Compelling Case for Ripsaw® Wealth Tools

June 2, 2021

In our now decade-long low interest rate environment, current expected returns on asset classes are relatively low compared to prior decades when advisor fees and high expense ratio mutual funds were established.  It may not have felt too uncomfortable paying a 1% advisor fee when yields on US Treasuries were over 10% and stock market expected returns were at 20+%. However, the current 90-day T-bill rate is 0.01% and the 5-year Treasury rate is only 0.88%. After an advisory fee of 1%, you are expected to lose money on that portion of your portfolio yielding less than 1% and even worse when you include the fund expense ratio. Why do want to pay someone to manage your low-risk assets? 

The expected return on the stock market is currently around 8.35% as volatility is near its long-term average. In the table below, expected returns for portfolios with varying stock and bond compositions are provided. All bonds at 1.6% and all stocks at 8.35% with combinations at 40%/60% and 60%/40% stocks/bonds in between. As one would expect, the higher the stock percentage, the higher the expected return and risk. The next line takes a little off for using low-cost exchange traded funds for the stock and bond portfolio as a do-it-yourself (DIY) investor. 

*Total IG bond market index fund: BND ETF 1.6% YTM and .035% expense ratio, total stock market index fund 8.35% expected return: VTI ETF .03% expense ratio.

**Average annual expense ratio of active funds is 0.66% (Source: Annual Morningstar Study June 2020). Average annual financial advisor fee for $1,000,000 AUM is 1.02% in 2020-2021 (Source: AdvisoryHQ). July 27, 2021: 3-Month T-Bill = .01%, 5YR Treasury = 0.88%, 10YR Treasury = 1.63%, 30YR Treasury = 2.30%. Stock market risk premium = 8.34% (Table 5.4 in Bodie, Kane and Marcus, Investments, 12th Edition.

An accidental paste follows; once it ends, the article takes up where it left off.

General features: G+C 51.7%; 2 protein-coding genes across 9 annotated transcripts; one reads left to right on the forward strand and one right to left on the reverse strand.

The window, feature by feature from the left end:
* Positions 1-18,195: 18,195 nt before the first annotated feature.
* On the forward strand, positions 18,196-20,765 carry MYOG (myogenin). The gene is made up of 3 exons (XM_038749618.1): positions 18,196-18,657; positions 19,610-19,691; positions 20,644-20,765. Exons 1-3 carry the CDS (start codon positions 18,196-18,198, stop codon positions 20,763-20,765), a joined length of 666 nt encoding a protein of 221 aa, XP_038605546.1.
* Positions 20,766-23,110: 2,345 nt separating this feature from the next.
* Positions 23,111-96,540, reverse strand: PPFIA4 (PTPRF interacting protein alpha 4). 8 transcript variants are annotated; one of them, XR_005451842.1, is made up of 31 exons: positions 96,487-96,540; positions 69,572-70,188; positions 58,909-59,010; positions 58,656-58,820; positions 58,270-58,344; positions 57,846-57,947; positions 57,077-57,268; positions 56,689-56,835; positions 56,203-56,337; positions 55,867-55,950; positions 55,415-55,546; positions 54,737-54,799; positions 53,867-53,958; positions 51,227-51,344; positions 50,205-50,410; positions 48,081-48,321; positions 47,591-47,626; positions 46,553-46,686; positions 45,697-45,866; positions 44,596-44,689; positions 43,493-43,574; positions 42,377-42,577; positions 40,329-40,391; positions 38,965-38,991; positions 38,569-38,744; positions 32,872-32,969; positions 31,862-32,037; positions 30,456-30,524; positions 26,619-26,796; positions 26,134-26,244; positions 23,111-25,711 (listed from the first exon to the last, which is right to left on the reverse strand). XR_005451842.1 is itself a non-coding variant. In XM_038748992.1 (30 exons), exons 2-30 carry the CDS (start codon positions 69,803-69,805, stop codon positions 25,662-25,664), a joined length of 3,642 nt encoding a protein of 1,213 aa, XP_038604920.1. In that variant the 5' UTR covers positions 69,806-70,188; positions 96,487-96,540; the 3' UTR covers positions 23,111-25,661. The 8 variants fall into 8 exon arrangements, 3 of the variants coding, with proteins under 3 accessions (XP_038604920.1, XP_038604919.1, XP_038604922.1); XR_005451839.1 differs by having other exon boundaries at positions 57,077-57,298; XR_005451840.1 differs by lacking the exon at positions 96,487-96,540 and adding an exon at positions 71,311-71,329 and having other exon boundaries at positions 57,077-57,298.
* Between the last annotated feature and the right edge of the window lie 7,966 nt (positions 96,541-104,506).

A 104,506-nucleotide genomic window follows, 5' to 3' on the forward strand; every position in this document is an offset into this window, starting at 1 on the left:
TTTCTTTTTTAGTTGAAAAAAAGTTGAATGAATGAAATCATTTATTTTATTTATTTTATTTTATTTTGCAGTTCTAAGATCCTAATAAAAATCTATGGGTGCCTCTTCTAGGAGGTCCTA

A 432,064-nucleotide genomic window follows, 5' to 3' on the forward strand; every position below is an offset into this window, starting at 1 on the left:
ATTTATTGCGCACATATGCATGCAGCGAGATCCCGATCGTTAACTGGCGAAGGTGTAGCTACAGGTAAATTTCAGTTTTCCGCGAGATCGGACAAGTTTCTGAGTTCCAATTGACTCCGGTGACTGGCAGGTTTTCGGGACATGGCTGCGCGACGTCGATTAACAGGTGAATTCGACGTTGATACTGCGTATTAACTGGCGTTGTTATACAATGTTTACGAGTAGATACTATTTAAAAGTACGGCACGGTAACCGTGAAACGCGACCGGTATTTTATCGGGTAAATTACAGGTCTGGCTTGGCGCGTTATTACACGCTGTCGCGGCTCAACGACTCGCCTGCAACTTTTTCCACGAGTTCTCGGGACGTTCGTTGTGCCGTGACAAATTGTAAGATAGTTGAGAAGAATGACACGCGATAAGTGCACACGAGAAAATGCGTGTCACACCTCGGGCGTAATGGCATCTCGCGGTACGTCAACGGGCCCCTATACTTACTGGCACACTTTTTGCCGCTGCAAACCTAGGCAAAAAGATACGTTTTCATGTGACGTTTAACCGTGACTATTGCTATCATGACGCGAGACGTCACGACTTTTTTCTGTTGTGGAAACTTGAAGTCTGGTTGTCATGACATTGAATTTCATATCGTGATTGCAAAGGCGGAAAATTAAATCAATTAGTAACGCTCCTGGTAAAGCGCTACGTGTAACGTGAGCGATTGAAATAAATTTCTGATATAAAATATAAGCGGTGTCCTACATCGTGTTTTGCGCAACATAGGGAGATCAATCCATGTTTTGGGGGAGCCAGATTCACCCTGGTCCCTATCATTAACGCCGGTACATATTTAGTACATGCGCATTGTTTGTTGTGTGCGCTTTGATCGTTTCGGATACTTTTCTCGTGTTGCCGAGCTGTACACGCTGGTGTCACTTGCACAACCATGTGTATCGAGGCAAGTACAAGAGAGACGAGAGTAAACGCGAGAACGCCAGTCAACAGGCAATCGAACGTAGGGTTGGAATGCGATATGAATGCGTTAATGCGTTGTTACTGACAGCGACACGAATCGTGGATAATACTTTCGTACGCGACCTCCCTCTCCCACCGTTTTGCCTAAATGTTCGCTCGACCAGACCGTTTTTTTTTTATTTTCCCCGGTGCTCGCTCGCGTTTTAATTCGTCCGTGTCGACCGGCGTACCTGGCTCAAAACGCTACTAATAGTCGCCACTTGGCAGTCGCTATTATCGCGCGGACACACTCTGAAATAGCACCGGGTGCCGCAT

What is your incentive to become a DIY investor/wealth manager? The average advisor fee plus the average actively managed fund expense ratio is 1.68%. Subtracting that from each of the stock/bond portfolio strategy expected returns reduces your net return substantially. In fact, the 100% bond portfolio expected return is -.08%. It is expected to lose money after all expenses, but not before them. That is because the total expenses are 105% of the expected return. Even with the 100% stock portfolio, the total expenses are 20.12% of its expected return. That means a lot less net expected return for the same risk. Gross! 

What is the effect of these expenses on your expected wealth accumulation over time? Here we use a simple example of a 30-year investment horizon to retirement for a 35-year-old with $100,000 plus the commitment to contribute an additional $15,000 per year for the next 30 years. The index fund strategies, net of the fixed low-cost Ripsaw® Wealth Tools subscription service for implementation, has a considerable positive accumulation for all portfolio strategies, including the 100% bond portfolio. Next, we can see the huge drag on wealth accumulation with advisory fees and active expense ratios. Note that this does not even include the strong evidence that the vast majority of active managers underperform their benchmarks with poor investment performance (unnecessary risk to you).